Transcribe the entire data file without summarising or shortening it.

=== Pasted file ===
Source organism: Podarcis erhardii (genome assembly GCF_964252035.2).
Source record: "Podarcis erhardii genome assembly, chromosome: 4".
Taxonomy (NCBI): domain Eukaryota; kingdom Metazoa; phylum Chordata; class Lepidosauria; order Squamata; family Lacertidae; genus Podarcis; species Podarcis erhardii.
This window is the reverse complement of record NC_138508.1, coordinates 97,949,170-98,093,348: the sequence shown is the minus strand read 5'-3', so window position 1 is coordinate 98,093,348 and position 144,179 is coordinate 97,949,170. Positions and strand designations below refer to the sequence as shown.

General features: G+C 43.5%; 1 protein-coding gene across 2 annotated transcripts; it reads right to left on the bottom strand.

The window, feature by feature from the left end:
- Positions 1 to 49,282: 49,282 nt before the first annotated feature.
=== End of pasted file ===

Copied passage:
Source organism: Podarcis erhardii (genome assembly GCF_964252035.2).
Source record: "Podarcis erhardii genome assembly, chromosome: 4".
Taxonomy (NCBI): domain Eukaryota; kingdom Metazoa; phylum Chordata; class Lepidosauria; order Squamata; family Lacertidae; genus Podarcis; species Podarcis erhardii.
This window is the reverse complement of record NC_138508.1, coordinates 97,949,170-98,093,348: the sequence shown is the minus strand read 5'-3', so window position 1 is coordinate 98,093,348 and position 144,179 is coordinate 97,949,170. Positions and strand designations below refer to the sequence as shown.

General features: G+C 43.5%; 1 protein-coding gene across 2 annotated transcripts; it reads right to left on the bottom strand.

The window, feature by feature from the left end:
- Positions 1 to 49,282: 49,282 nt before the first annotated feature.